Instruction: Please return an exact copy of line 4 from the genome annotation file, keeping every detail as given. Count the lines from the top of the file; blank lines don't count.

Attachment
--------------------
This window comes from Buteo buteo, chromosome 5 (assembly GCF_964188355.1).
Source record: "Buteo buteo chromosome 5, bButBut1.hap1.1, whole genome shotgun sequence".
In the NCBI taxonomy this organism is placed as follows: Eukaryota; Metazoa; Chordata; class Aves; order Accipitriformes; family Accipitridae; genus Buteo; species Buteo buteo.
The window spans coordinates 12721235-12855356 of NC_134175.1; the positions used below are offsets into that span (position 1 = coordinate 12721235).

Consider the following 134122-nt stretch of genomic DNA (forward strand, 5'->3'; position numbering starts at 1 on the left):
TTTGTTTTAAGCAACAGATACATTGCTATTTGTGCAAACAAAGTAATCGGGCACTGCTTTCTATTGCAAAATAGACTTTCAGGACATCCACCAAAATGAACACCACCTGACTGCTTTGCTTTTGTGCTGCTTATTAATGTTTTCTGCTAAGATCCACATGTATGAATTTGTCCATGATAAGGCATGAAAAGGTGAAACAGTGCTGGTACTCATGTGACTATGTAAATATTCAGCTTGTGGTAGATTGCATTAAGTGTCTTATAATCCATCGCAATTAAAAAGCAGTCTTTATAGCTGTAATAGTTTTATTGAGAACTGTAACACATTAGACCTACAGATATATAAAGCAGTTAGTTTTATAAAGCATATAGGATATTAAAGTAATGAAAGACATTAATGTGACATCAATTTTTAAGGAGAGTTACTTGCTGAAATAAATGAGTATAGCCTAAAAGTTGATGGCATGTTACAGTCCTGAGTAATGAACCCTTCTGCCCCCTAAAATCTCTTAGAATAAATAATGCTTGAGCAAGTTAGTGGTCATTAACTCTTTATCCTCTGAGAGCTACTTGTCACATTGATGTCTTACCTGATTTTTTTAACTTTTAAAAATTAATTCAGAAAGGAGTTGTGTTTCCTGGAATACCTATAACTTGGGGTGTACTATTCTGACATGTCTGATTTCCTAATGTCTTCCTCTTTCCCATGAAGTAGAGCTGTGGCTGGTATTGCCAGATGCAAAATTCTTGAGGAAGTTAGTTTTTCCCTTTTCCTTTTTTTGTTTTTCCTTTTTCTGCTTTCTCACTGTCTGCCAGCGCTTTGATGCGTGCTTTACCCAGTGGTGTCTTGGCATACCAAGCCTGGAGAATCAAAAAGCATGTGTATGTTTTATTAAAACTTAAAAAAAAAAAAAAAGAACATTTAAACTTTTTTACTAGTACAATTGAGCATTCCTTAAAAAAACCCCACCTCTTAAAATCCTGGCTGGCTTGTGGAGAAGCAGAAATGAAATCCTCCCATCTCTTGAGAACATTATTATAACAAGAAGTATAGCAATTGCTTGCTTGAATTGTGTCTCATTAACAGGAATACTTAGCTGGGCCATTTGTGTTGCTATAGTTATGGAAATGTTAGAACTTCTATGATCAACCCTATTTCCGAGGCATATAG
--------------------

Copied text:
The window spans coordinates 12721235-12855356 of NC_134175.1; the positions used below are offsets into that span (position 1 = coordinate 12721235).